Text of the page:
Bloggers found a lot to occupy their thoughts today–ranging from conservative beliefs about government health care spending to the future of health savings accounts and a study that found increasing out-of-pocket spending among the insured. One blogger even talks to an author about her novel that uses terminal illness and high medical bills to advance the plot.
Avik Roy writes an article for The National Review Online (titled “The Conservative Healthcare Conundrum”), about a ” contradiction that dogs many Obamacare critics: if we are opposed to Sarah Palin’s death panels, are we simultaneously for unlimited government health spending?” Roy says there is a ”contradiction that dogs many Obamacare critics: if we are opposed to Sarah Palin’s death panels, are we simultaneously for unlimited government health spending? … Here is the basic problem. If the state pays for our health care, then the state has a responsibility to ensure that it is paying for cost-effective treatments; otherwise taxpayer dollars are wasted. It is precisely because politicians are afraid to say no to seniors that companies can overcharge Medicare.”
National Journal’s Marilyn Werber-Serafini asks her experts, “What does the future hold for consumer-directed health plans?” Responders so far include Michael Cannon, Paul Fronstin, Paul Ginsberg and John Goodman.
On a similar note, Cato’s Michael Cannon says the new law contains price controls that could affect certain types of plans, elaborating: ”As premiums for comprehensive plans spiral upward (ultimately causing comprehensive plans to disappear) and as ObamaCare proves more costly than projected, supporters will be desperate for new revenue. They will call for the elimination of both HSAs and high-deductible health plans on the grounds that those products — not the price controls, mind you — are causing the market to unravel. …HSAs allow young and healthy consumers to avoid the raw deal that ObamaCare offers them. And that’s precisely why ObamaCare’s supporters will try to kill HSAs. We will end up repealing one or the other.”
ABC News’ Eleanor Hall interviews author Lionel Shriver about her novel, So Much For That, which is both a harsh critique of the U.S. health system and an exploration of how a family copes with terminal illness. Hall explains, “the start of each chapter in her novel is an account showing the central character’s declining bank account. So there is no way the reader can miss the message about the financial cost of dying in the US. But [the story] also takes an uncompromising look at the emotional toll as well.” Shriver tells Hall of the health overhaul law President Obama advocated, “As well-intended as I believe he was, I’m worried that what this legislation means is that as far as the American public is concerned, we have now addressed this issue and we won’t come back to it for another 20 years. In the meantime, the cost of medical care in the United States is going to continue to go through the roof.”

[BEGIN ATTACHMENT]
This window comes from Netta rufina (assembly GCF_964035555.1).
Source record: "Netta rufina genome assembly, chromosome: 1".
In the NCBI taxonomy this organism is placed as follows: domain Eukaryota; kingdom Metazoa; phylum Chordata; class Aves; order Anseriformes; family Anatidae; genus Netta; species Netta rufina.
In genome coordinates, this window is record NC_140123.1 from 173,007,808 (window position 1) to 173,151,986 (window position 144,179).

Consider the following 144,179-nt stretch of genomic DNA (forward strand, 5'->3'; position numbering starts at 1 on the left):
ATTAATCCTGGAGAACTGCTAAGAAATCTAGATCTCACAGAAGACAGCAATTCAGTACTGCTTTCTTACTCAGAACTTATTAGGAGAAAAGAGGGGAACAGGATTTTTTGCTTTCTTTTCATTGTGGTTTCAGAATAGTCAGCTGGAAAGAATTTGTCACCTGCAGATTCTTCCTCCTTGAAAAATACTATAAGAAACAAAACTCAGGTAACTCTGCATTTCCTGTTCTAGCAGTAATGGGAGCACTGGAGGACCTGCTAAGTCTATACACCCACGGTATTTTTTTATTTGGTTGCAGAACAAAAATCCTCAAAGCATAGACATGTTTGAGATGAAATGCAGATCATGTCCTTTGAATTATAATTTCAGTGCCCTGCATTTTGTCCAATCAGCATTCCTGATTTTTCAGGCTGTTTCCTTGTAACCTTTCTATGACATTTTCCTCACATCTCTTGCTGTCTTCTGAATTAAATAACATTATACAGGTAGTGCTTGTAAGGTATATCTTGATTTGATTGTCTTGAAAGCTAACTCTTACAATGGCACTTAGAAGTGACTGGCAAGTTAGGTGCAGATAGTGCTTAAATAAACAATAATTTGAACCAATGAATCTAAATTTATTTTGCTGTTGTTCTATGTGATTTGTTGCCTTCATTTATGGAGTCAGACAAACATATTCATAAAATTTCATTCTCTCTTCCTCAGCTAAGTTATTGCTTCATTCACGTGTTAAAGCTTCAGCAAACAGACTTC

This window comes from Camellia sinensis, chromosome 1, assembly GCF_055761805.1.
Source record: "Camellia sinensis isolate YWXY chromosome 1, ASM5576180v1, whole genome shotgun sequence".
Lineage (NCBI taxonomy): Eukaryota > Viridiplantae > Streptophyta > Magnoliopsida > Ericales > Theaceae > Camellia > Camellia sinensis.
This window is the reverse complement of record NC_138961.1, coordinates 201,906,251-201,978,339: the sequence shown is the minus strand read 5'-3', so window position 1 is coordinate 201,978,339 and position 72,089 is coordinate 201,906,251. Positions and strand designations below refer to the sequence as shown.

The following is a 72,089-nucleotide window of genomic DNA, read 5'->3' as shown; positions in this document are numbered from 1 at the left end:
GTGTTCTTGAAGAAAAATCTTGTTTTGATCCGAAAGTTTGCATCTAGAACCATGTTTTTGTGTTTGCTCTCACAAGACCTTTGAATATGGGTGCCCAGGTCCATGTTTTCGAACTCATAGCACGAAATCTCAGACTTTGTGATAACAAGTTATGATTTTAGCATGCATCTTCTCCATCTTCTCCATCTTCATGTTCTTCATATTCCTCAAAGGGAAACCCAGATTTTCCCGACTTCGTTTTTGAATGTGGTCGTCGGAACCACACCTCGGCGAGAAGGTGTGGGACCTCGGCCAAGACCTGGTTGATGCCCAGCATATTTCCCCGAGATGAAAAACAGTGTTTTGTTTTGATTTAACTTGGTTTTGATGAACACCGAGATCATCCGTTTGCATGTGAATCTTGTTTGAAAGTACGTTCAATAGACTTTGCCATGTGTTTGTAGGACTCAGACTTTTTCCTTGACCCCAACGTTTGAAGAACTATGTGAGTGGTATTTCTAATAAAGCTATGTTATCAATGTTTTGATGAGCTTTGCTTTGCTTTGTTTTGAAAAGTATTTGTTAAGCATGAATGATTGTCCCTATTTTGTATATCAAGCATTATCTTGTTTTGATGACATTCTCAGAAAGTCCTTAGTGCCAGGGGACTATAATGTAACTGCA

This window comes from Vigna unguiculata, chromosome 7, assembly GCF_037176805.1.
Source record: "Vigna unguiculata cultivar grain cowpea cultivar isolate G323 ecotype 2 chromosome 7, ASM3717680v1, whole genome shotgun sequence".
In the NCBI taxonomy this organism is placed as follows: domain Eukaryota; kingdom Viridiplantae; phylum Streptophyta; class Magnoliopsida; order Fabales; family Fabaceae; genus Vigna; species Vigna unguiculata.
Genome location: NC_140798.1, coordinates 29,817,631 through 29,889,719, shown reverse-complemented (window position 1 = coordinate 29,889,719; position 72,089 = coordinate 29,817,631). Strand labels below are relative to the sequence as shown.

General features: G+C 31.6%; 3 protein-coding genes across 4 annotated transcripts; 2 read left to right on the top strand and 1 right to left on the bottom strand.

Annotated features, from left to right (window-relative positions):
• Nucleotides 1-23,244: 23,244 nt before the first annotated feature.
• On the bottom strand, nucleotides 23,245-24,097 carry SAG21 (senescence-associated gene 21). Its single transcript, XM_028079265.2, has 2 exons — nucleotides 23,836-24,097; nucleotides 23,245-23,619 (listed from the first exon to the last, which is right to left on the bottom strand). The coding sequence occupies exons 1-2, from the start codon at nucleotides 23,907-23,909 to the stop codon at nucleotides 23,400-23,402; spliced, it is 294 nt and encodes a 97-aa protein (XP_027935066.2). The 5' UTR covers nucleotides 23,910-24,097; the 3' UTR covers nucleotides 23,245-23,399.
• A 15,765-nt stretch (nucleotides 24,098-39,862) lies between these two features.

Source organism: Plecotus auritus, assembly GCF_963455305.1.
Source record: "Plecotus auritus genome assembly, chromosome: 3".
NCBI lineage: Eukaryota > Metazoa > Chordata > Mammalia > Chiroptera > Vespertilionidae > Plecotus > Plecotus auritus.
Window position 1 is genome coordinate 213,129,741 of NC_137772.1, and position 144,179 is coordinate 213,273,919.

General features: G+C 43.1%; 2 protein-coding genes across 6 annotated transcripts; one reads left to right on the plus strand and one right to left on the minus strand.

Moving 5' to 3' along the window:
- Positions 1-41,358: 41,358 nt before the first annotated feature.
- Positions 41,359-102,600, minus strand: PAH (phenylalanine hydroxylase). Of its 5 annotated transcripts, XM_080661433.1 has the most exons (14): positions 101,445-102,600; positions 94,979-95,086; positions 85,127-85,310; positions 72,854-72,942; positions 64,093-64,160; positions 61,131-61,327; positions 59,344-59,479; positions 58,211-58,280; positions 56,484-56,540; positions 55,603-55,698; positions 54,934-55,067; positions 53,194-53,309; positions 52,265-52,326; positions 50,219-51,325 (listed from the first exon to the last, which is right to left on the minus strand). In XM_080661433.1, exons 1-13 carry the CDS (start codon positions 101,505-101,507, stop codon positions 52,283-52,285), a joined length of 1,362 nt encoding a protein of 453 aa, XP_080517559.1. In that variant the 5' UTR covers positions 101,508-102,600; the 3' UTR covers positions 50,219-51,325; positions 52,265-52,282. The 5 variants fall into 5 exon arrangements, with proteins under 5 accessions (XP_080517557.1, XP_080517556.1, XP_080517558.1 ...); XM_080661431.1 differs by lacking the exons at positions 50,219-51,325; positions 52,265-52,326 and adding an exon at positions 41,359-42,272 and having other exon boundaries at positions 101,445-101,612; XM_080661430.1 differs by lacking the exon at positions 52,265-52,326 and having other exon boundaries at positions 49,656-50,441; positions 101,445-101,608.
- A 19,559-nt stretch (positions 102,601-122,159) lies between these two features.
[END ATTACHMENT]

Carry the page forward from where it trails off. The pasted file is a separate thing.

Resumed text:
The Wall Street Journal’s Kathleen Hobson reports: “Sen. David Vitter sent a letter to HHS head Kathleen Sebelius, asking her to remove from the agency’s website the controversial breast cancer screening recommendations issued last fall by the United States Preventive Services Task Force.” Hobson continues, “We were a bit confused by the letter – does the health-care overhaul bill require HHS to take down the recs? Well, no, explains Vitter’s communications director, Joel DiGrado, in an email to the Health Blog, but Vitter wants them taken down anyway.”
And the Heritage Foundation made a new video “timeline of taxes” under the health law. Hannah Sternberg writes in an accompanying blog post, “many of the law’s new costs and limitations are still scheduled to kick into effect years down the line, when Congress hopes voters aren’t paying attention anymore.” Video below: